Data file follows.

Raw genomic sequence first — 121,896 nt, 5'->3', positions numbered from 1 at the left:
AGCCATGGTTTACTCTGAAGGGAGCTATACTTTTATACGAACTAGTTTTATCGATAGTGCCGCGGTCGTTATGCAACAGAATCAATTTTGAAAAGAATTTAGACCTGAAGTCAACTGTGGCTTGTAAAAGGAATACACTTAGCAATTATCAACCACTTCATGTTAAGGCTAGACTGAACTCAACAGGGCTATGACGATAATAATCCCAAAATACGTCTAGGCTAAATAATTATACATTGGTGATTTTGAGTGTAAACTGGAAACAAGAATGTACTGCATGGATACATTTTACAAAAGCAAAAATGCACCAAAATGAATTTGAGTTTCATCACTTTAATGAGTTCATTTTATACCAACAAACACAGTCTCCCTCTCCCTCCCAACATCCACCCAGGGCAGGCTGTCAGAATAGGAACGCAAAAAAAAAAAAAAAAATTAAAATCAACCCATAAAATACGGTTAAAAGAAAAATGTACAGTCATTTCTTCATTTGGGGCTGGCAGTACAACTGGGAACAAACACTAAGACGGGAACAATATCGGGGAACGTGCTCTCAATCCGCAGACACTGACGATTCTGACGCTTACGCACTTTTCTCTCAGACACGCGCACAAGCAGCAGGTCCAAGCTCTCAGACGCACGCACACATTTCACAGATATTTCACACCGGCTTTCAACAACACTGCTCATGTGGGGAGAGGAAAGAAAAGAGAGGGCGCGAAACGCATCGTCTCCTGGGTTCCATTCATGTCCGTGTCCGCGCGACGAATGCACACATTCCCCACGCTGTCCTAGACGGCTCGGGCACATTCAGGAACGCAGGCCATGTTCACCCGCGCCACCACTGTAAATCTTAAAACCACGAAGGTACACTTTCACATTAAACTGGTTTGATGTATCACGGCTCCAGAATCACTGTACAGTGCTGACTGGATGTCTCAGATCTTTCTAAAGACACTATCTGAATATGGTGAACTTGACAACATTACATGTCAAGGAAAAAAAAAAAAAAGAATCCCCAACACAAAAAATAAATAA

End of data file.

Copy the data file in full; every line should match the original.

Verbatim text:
Raw genomic sequence first — 121,896 nt, 5'->3', positions numbered from 1 at the left:
AGCCATGGTTTACTCTGAAGGGAGCTATACTTTTATACGAACTAGTTTTATCGATAGTGCCGCGGTCGTTATGCAACAGAATCAATTTTGAAAAGAATTTAGACCTGAAGTCAACTGTGGCTTGTAAAAGGAATACACTTAGCAATTATCAACCACTTCATGTTAAGGCTAGACTGAACTCAACAGGGCTATGACGATAATAATCCCAAAATACGTCTAGGCTAAATAATTATACATTGGTGATTTTGAGTGTAAACTGGAAACAAGAATGTACTGCATGGATACATTTTACAAAAGCAAAAATGCACCAAAATGAATTTGAGTTTCATCACTTTAATGAGTTCATTTTATACCAACAAACACAGTCTCCCTCTCCCTCCCAACATCCACCCAGGGCAGGCTGTCAGAATAGGAACGCAAAAAAAAAAAAAAAAATTAAAATCAACCCATAAAATACGGTTAAAAGAAAAATGTACAGTCATTTCTTCATTTGGGGCTGGCAGTACAACTGGGAACAAACACTAAGACGGGAACAATATCGGGGAACGTGCTCTCAATCCGCAGACACTGACGATTCTGACGCTTACGCACTTTTCTCTCAGACACGCGCACAAGCAGCAGGTCCAAGCTCTCAGACGCACGCACACATTTCACAGATATTTCACACCGGCTTTCAACAACACTGCTCATGTGGGGAGAGGAAAGAAAAGAGAGGGCGCGAAACGCATCGTCTCCTGGGTTCCATTCATGTCCGTGTCCGCGCGACGAATGCACACATTCCCCACGCTGTCCTAGACGGCTCGGGCACATTCAGGAACGCAGGCCATGTTCACCCGCGCCACCACTGTAAATCTTAAAACCACGAAGGTACACTTTCACATTAAACTGGTTTGATGTATCACGGCTCCAGAATCACTGTACAGTGCTGACTGGATGTCTCAGATCTTTCTAAAGACACTATCTGAATATGGTGAACTTGACAACATTACATGTCAAGGAAAAAAAAAAAAAAGAATCCCCAACACAAAAAATAAATAA